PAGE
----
The film has been a minor sensation in the United States, reaching #8 on the Netflix “charts,’ and I have to imagine that the reasons have something to do with the pleasant, sun-dappled sensation of watching people living la vida pilota in Cuba and the United States. They dance, enjoy live Cuban music, and smoke impressive cigars. But they do this as empty suits. At one point in the doomed marriage between Juan Pablo Roque and Ana Margarita Martinez, Roque says, “I’m wearing a $2000 suit. Does that bother you?” She doesn’t answer, but it seemed to this reviewer that the suit was wearing him. These are people playing roles, and as much mild fun as it might be to watch them do that, they’re largely ciphers as human beings. That’s a huge disappointment from a director who usually specializes—in films like The Clouds of Sils Maria and Summer Hours—in the kind of incisive character studies that bring out deep emotions in his talented casts.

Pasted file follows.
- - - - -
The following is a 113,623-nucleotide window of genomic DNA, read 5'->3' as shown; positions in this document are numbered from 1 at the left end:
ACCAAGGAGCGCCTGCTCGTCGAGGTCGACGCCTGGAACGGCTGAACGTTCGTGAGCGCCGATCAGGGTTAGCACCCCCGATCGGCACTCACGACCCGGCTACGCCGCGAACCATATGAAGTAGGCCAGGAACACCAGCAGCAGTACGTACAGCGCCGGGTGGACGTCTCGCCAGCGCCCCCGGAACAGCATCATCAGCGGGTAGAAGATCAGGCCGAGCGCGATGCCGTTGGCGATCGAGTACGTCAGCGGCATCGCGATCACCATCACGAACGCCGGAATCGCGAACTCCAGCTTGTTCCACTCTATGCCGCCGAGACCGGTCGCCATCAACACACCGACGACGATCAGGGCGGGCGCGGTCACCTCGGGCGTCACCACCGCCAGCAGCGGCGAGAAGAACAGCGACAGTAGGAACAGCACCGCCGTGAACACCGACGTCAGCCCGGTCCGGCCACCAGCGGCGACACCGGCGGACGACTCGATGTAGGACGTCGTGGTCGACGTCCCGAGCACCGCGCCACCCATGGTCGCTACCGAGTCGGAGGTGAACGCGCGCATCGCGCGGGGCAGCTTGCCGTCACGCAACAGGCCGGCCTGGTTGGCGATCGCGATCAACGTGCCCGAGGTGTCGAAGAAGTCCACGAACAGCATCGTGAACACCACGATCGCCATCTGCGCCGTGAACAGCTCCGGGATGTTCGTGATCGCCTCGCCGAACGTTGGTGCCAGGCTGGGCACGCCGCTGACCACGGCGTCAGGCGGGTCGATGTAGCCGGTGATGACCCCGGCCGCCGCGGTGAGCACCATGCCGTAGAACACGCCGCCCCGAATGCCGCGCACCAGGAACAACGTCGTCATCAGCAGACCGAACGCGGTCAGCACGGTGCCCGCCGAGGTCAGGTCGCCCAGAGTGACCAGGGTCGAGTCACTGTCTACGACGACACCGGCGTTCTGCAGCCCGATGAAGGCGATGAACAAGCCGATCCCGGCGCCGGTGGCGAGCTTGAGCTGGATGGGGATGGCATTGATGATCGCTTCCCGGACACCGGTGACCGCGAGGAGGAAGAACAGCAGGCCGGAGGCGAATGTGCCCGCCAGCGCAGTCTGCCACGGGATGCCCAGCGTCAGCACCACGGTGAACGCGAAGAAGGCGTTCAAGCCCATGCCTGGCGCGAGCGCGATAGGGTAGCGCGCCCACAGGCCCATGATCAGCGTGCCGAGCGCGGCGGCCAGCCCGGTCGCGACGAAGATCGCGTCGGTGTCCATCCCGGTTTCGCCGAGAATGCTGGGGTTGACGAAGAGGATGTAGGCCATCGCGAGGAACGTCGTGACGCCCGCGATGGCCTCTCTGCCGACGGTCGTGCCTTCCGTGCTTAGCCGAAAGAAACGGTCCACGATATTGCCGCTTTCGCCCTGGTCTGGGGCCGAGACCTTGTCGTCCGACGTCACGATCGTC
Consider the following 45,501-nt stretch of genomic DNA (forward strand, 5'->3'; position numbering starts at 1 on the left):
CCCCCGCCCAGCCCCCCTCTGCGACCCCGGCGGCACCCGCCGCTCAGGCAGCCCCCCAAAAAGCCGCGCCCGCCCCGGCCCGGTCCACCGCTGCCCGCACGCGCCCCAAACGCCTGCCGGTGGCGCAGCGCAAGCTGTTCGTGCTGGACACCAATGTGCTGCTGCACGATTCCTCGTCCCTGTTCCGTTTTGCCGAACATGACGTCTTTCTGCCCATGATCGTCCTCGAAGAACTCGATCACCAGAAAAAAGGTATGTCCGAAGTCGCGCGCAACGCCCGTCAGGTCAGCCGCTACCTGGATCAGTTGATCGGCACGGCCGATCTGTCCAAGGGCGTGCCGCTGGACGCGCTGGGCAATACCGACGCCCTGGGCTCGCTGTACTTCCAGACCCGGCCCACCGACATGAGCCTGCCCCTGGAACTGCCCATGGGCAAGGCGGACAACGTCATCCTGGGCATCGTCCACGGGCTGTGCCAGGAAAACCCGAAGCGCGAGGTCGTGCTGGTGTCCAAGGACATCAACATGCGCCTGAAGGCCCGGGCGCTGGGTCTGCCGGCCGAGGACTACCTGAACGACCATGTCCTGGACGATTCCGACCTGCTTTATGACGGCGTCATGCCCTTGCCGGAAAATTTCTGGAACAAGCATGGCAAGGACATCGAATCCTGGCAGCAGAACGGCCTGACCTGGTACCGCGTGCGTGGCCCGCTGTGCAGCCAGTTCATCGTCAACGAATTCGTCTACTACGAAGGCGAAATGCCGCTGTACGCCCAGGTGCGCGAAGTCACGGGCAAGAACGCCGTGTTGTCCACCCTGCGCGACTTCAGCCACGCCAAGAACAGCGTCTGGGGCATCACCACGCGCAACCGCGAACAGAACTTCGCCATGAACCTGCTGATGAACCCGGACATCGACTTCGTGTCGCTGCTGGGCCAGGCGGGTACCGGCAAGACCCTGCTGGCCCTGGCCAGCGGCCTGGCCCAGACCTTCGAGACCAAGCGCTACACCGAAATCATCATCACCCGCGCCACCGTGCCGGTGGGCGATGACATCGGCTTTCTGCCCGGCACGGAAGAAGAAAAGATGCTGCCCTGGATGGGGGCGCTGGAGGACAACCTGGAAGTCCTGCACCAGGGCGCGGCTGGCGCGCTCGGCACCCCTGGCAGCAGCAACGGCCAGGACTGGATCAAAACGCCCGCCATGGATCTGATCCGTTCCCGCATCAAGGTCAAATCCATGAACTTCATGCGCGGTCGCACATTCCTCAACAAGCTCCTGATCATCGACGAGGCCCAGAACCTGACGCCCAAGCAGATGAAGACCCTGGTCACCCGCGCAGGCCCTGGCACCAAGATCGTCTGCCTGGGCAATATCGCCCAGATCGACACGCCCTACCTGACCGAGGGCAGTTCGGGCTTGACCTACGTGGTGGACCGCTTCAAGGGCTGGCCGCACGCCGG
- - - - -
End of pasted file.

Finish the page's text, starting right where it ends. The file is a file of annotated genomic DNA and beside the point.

The basic challenge in any spy movie is getting the balance right between the humanity in all of us and the inhumanity that being a spy requires. Roque is something of a smiling villain in Wasp Network because he marries his wife and then deserts her in Miami. But this doesn’t add up to much when you consider that all of the other characters are doing the same thing. Is it better, for some reason, to leave your wife gasping in your wake if she’s in Cuba? Is that why the film ends up mocking Roque for selling his Rolex on eBay? The script is flat; everybody says exactly what you’d expect them to, and the translations from the Spanish make their sentiments even more banal and chewed-over. One longs for the kind of writing that distinguishes Shakespeare’s historical fictions, where every character is as eloquent as Macbeth or as inventive as Falstaff. Not everyone can write like Shakespeare, but a great spy movie (or even a mediocre spy series like Alias) can invest characters with a certain archetypal depth of field: the company man, the sinister back-room dealer, the moralist caught in the crossfire. Here we don’t get real characters at all, and have to put up with watching mere functionaries, many of whom don’t even bother to stay onscreen for every part of the drama. Bernal, for instance, only appears halfway through, despite getting top billing.